AI offers potential solution to challenge of identifying clinical trial participants


Research also examines AI use in health care now and in the future

Matching patients to clinical trials could be improved with an artificial intelligence (AI) solution that allows health systems to identify participants more quickly and easily, according to new research from the Center for Connected Medicine (CCM).

Health system leaders surveyed by the CCM ranked the timely identification of patient cohorts as the biggest challenge they face in meeting the needs of clinical trial sponsors. And nearly two-thirds of those leaders agreed that an AI solution could help them better identify, match, and recruit patients for clinical trials, the survey found.

Results of the survey were published in a report, “Optimizing Clinical Trials at Health Systems: The Role of Artificial Intelligence and State of the Market,” which is available for download above.

Many trials fail to meet enrollment targets and timelines

Academic medical centers and other health systems participate in clinical trials for access to new drugs, treatments, and devices for a variety of reasons, including to offer more treatment options to their patients and attract researchers and clinicians.

However, there are many challenges in running successful studies. Around 80% of trials fail to meet their initial enrollment targets and timelines, which can add significant costs for drug developers, according to a 2020 study published in the Journal of Medical Internet Research.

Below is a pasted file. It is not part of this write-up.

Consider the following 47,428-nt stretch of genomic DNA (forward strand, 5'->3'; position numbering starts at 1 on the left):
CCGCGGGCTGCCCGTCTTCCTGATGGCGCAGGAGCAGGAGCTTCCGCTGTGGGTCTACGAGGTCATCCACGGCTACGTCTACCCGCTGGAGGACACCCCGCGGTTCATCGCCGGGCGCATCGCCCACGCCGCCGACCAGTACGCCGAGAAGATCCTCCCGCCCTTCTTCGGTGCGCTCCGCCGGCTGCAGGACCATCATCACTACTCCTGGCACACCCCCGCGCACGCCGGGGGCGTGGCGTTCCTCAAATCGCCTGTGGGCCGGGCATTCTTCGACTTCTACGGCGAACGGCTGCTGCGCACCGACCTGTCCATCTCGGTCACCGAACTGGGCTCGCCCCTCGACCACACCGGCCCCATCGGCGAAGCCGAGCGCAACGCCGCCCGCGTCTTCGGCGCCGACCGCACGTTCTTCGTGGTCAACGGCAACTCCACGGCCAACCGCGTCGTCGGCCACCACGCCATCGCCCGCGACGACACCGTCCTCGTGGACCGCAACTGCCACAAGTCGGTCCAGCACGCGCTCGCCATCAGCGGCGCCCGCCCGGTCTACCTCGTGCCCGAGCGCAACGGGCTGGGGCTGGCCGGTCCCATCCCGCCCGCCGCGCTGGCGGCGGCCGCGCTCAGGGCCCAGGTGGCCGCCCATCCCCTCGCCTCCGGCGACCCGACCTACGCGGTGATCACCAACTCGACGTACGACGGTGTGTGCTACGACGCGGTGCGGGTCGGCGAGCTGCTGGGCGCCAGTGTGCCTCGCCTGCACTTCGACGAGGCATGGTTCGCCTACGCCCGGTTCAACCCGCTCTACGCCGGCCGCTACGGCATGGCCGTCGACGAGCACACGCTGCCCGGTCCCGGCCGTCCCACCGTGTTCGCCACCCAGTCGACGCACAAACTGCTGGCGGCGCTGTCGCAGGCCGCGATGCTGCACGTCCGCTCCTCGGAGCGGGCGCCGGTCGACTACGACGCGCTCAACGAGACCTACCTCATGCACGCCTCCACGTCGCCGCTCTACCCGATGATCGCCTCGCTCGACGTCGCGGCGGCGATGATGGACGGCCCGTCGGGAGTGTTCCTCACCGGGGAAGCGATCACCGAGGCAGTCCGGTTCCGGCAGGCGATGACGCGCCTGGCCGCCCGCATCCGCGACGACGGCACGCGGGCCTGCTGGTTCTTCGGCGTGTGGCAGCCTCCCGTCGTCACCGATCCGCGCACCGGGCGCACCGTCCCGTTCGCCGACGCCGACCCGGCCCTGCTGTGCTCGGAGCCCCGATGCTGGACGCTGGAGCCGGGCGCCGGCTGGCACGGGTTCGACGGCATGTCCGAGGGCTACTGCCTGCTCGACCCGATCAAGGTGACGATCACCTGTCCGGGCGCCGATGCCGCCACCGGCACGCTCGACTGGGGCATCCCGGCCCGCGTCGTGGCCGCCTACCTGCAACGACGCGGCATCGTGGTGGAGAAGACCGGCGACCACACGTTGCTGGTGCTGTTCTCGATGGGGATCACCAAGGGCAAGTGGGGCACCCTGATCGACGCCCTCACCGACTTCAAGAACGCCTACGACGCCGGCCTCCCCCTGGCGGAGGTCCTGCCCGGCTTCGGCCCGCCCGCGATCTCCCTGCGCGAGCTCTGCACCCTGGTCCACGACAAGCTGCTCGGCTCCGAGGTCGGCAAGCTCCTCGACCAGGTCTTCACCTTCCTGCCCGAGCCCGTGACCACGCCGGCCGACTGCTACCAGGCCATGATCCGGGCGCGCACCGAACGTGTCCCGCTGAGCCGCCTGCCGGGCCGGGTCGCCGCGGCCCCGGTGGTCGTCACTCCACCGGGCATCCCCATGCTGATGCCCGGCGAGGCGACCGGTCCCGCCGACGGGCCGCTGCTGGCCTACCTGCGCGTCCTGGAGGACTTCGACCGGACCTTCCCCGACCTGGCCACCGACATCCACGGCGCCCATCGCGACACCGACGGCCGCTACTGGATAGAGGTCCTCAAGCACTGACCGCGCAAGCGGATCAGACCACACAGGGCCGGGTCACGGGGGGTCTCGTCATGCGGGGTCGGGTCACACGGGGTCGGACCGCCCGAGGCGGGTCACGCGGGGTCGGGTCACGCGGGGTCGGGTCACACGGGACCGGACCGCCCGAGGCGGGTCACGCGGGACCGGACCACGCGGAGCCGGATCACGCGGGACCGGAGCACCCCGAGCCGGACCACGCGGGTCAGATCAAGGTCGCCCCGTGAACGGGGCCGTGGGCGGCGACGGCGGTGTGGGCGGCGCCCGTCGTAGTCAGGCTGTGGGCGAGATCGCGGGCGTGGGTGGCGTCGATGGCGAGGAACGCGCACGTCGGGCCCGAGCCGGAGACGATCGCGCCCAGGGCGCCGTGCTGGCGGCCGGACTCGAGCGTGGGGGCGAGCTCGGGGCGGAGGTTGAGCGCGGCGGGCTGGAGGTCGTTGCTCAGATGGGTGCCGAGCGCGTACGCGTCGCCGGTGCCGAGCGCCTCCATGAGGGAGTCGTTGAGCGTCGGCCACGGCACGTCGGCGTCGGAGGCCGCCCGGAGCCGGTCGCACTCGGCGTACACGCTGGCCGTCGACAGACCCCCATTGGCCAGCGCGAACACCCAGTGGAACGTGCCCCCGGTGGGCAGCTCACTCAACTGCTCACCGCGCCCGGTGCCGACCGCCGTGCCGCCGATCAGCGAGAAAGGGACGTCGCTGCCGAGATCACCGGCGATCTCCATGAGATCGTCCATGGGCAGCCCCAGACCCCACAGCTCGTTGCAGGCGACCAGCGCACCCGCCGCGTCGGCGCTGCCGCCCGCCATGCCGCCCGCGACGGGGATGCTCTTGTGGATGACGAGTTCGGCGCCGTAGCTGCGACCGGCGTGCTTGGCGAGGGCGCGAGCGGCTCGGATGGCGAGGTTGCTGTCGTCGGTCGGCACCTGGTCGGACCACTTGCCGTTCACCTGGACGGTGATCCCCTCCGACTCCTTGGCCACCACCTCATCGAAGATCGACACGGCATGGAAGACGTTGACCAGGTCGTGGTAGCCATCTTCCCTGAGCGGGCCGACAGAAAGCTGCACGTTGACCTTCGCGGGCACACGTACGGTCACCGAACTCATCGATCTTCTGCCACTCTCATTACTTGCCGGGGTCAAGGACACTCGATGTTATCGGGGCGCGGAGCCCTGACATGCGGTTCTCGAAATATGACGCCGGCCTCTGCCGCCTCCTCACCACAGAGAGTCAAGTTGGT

Health systems typically follow a time- and labor-intensive process of manually reviewing medical records to identify patients who might qualify for clinical trials. However, there is an emerging use case for AI to quickly and efficiently scan medical records to find participants.


Natural language processing can analyze unstructured data

“Clinical trials are an important part of providing life-changing care to our patients. However, it can be a significant challenge to match patients to studies. I’m excited by the potential for AI to help medical centers do a better job of finding and recruiting trial participants,” said Dr. Oscar Marroquin, Chief Health Care and Data Analytics Officer at UPMC, a founding partner of the CCM.

“We have already seen the benefits of using natural language processing to harness and analyze the vast quantities of unstructured data in health care to better understand the conditions of our patients. Applying these techniques for clinical trial matching would be an advantage for health systems, industry, and patients,” Dr. Marroquin said.

The CCM worked with KLAS Research to survey 58 executives and other senior-level contacts at health systems, many of whom specialize in AI and analytics, about their organizations’ use of AI. A subset of 45 respondents whose organizations participate in clinical trials were surveyed about opportunities to improve clinical trials.

In addition to using AI to find study participants, the CCM report identifies current and future use cases for AI at health systems. The most common use for AI at health systems identified in the report is disease management and prediction. The most cited use for AI that will see investment in the next two years is operational optimization.


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